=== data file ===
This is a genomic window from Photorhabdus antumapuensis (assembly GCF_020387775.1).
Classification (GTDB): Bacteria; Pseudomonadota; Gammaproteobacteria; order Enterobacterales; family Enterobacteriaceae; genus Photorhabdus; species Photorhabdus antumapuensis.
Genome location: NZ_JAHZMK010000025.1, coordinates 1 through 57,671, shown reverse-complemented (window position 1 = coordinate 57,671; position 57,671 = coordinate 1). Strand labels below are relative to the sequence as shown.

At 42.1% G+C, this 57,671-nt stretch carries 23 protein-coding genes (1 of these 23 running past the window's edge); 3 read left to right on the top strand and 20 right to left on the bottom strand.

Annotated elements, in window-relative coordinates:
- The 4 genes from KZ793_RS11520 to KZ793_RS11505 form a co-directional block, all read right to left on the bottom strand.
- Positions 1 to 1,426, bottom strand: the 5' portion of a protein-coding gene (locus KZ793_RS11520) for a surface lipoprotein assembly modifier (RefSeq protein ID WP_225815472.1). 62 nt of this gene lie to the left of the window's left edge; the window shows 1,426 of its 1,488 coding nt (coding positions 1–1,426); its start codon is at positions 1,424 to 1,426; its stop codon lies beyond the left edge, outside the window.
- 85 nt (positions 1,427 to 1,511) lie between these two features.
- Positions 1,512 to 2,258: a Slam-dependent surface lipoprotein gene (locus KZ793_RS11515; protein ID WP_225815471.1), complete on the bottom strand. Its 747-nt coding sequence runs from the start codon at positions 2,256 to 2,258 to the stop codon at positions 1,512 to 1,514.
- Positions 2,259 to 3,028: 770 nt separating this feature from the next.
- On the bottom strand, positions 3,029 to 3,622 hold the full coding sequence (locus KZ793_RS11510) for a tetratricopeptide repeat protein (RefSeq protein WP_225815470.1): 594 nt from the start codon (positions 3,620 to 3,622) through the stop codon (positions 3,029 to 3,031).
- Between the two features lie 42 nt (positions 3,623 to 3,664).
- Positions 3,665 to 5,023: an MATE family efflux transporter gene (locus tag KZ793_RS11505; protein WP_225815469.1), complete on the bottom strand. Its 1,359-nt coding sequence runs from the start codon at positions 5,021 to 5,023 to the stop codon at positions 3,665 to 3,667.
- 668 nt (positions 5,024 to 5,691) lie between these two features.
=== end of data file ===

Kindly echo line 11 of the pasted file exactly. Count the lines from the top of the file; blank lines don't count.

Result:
- On the bottom strand, positions 3,029 to 3,622 hold the full coding sequence (locus KZ793_RS11510) for a tetratricopeptide repeat protein (RefSeq protein WP_225815470.1): 594 nt from the start codon (positions 3,620 to 3,622) through the stop codon (positions 3,029 to 3,031).